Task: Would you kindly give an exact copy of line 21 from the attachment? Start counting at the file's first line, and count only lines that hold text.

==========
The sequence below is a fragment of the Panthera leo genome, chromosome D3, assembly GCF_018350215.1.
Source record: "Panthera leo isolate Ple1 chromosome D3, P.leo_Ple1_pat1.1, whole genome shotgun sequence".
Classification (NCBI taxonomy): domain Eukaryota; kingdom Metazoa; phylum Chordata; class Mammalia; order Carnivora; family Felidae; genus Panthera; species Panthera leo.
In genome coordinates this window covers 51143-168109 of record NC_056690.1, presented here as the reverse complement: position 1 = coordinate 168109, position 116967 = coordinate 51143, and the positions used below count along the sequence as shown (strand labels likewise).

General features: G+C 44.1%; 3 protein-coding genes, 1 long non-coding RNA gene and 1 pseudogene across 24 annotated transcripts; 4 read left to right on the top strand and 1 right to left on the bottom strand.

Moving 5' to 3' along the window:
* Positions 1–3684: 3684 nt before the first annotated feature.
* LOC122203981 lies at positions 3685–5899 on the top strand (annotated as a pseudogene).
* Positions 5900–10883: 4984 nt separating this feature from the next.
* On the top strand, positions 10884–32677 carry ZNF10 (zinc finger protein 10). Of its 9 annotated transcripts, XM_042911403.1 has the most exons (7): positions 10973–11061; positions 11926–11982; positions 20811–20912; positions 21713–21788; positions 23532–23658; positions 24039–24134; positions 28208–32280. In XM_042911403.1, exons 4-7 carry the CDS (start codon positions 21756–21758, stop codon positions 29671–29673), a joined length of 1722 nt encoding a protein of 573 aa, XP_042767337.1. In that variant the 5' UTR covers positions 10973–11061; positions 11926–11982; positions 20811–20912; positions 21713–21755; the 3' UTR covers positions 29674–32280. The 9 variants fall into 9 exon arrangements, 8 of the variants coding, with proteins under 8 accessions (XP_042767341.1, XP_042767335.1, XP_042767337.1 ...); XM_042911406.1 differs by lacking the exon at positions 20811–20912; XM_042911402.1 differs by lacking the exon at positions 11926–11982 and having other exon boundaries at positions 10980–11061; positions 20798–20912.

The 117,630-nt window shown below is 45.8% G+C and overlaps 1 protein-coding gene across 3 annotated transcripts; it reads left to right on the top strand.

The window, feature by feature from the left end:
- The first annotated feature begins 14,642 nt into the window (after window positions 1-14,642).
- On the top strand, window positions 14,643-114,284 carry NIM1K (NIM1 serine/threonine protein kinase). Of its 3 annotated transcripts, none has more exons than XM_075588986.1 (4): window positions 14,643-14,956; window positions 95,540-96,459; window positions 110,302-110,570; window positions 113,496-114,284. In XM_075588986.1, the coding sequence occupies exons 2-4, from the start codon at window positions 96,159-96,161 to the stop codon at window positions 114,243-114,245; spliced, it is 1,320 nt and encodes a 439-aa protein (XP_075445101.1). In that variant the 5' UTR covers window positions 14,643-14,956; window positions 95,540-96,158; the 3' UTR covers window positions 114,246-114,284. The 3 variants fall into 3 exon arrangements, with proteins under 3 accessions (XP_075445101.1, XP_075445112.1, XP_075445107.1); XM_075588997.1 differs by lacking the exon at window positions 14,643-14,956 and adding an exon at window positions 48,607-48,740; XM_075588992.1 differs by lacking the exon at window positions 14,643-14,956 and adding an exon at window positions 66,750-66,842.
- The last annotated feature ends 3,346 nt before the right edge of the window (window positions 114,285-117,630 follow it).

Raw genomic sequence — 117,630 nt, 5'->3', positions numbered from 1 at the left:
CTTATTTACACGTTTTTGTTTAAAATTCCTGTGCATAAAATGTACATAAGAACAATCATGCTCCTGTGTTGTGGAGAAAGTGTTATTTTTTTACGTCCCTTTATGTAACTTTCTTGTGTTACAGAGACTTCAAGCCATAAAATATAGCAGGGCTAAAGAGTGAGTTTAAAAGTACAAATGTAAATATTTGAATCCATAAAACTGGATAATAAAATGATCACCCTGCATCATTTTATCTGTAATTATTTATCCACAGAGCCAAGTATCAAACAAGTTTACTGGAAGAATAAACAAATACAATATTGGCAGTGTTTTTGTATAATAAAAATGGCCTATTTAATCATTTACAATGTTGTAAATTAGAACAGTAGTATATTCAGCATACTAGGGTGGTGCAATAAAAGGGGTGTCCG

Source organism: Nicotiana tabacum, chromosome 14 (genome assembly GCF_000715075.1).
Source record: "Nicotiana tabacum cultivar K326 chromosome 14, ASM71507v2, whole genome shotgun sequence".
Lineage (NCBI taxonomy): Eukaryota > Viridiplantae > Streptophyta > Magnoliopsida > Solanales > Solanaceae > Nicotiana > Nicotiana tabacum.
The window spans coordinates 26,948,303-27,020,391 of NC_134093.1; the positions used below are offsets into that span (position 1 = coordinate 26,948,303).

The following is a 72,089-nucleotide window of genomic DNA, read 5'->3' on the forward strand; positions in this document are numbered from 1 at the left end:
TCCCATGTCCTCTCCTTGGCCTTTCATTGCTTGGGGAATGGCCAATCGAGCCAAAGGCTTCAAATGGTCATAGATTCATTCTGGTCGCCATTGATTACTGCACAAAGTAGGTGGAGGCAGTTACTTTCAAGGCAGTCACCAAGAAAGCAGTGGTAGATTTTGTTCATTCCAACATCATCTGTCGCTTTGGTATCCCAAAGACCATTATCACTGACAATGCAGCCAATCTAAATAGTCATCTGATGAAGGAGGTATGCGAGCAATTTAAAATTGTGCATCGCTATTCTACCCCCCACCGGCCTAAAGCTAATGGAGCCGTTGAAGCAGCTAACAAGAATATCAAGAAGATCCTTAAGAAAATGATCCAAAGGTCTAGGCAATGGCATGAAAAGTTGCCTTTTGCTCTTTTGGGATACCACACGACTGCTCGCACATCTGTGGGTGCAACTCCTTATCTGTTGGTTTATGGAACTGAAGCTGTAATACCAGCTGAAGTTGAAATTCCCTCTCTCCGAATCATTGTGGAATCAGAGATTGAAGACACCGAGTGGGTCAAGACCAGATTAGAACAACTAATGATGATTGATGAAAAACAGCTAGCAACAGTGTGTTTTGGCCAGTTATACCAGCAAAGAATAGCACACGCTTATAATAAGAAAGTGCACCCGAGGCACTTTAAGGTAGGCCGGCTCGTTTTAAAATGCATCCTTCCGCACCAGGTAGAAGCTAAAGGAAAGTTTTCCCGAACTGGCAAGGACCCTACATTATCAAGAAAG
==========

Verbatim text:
The window spans coordinates 26,948,303-27,020,391 of NC_134093.1; the positions used below are offsets into that span (position 1 = coordinate 26,948,303).